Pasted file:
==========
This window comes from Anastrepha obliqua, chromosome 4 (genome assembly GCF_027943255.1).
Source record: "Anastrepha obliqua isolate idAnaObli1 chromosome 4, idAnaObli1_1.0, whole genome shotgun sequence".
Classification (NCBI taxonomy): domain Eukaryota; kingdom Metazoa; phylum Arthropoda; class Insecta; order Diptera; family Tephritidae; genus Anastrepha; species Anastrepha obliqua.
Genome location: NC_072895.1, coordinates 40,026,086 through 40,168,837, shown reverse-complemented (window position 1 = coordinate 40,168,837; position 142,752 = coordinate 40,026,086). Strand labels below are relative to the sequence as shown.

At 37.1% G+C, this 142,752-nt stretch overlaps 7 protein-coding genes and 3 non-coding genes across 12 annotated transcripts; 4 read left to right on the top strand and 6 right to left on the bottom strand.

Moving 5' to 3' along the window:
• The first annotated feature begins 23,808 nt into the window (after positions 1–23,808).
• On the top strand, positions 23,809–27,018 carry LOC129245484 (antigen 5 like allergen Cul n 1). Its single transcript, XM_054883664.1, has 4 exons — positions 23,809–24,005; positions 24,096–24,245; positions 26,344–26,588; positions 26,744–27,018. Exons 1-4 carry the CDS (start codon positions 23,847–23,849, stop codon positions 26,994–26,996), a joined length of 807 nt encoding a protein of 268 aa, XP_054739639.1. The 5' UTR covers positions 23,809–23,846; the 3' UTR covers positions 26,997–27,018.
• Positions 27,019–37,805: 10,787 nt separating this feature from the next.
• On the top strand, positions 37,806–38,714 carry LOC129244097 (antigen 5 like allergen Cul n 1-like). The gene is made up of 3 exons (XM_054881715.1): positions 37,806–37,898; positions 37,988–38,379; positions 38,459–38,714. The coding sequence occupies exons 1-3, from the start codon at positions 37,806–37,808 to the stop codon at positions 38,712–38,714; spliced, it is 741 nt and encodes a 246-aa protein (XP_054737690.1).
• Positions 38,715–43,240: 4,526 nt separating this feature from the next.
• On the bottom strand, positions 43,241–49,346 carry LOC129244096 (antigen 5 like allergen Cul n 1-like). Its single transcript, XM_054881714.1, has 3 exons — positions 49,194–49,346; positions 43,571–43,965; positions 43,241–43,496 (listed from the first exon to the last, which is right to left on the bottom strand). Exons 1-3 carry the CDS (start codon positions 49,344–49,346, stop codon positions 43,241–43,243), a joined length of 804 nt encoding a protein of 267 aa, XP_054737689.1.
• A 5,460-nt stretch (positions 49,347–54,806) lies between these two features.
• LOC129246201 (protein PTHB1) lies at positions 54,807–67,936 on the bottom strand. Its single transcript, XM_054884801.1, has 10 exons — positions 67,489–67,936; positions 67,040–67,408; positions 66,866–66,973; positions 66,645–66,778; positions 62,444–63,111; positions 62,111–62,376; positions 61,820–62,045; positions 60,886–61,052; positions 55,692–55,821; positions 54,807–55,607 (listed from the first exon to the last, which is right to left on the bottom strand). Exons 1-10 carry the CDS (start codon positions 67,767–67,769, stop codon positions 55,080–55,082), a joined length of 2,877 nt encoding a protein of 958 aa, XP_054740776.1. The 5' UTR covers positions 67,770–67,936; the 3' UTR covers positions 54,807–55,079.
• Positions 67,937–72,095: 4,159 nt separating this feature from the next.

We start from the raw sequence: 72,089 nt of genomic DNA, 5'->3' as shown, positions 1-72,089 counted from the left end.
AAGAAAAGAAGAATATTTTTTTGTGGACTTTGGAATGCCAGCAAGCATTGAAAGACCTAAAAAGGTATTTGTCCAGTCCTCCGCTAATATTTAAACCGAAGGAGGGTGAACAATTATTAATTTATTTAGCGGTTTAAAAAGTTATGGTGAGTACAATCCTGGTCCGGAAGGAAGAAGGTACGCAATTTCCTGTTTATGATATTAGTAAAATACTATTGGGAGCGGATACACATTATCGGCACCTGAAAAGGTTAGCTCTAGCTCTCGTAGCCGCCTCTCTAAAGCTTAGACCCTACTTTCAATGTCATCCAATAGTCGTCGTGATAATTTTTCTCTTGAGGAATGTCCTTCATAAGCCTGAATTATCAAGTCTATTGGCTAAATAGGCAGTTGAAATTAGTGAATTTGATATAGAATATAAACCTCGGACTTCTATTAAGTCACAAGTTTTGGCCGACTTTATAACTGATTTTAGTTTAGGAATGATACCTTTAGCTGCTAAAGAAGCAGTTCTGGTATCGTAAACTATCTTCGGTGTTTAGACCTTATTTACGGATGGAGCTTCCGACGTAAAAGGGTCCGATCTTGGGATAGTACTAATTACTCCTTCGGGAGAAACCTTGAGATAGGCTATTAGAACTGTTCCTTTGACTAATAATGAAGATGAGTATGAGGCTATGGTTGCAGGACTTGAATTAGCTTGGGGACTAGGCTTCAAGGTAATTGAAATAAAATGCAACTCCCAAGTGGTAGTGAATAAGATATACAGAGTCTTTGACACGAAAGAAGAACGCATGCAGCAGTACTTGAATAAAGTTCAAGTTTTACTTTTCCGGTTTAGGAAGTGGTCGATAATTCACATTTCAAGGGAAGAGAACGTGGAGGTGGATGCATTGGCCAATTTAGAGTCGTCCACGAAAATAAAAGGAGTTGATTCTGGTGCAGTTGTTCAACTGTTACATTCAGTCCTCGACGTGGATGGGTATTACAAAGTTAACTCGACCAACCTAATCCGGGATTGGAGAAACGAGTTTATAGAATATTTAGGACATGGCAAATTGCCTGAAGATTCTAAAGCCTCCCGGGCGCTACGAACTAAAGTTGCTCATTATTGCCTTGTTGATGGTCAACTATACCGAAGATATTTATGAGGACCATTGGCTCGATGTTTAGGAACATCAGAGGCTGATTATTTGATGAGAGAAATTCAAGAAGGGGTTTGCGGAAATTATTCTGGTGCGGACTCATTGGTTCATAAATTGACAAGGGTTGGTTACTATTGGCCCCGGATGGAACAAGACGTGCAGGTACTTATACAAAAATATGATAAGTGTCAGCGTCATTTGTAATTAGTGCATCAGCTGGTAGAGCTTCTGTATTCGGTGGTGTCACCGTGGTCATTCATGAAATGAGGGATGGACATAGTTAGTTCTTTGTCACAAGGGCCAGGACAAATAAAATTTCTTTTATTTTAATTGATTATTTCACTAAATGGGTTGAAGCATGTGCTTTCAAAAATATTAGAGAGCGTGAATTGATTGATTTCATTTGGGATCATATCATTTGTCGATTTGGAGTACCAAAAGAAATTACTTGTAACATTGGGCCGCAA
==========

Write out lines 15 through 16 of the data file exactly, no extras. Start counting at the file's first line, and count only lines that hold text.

• Positions 67,937–72,095: 4,159 nt separating this feature from the next.

We start from the raw sequence: 72,089 nt of genomic DNA, 5'->3' as shown, positions 1-72,089 counted from the left end.